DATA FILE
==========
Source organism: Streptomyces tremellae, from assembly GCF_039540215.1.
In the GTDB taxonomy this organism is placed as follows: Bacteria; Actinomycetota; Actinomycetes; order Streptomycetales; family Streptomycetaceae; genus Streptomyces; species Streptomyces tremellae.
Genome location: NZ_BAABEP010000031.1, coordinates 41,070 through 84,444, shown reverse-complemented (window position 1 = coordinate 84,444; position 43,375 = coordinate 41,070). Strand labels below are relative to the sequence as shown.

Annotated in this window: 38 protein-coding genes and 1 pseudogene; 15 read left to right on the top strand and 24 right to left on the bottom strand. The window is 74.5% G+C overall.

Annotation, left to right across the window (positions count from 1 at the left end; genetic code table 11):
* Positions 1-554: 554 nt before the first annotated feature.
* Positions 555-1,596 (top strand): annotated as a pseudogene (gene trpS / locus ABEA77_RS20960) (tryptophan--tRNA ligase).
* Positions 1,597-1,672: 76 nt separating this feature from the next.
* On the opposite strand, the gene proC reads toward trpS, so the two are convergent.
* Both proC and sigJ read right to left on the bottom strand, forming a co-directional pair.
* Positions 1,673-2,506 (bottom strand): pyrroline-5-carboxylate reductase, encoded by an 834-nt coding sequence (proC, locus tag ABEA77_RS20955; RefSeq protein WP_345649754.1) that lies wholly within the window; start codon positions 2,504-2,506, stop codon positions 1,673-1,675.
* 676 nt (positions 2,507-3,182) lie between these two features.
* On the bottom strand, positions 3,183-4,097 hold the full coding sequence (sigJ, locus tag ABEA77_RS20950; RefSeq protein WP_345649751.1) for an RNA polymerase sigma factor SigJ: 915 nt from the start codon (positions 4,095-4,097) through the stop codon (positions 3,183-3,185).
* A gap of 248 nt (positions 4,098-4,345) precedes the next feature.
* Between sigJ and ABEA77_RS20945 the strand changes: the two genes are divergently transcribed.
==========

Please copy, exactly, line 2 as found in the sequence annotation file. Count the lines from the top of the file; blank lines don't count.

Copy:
In the GTDB taxonomy this organism is placed as follows: Bacteria; Actinomycetota; Actinomycetes; order Streptomycetales; family Streptomycetaceae; genus Streptomyces; species Streptomyces tremellae.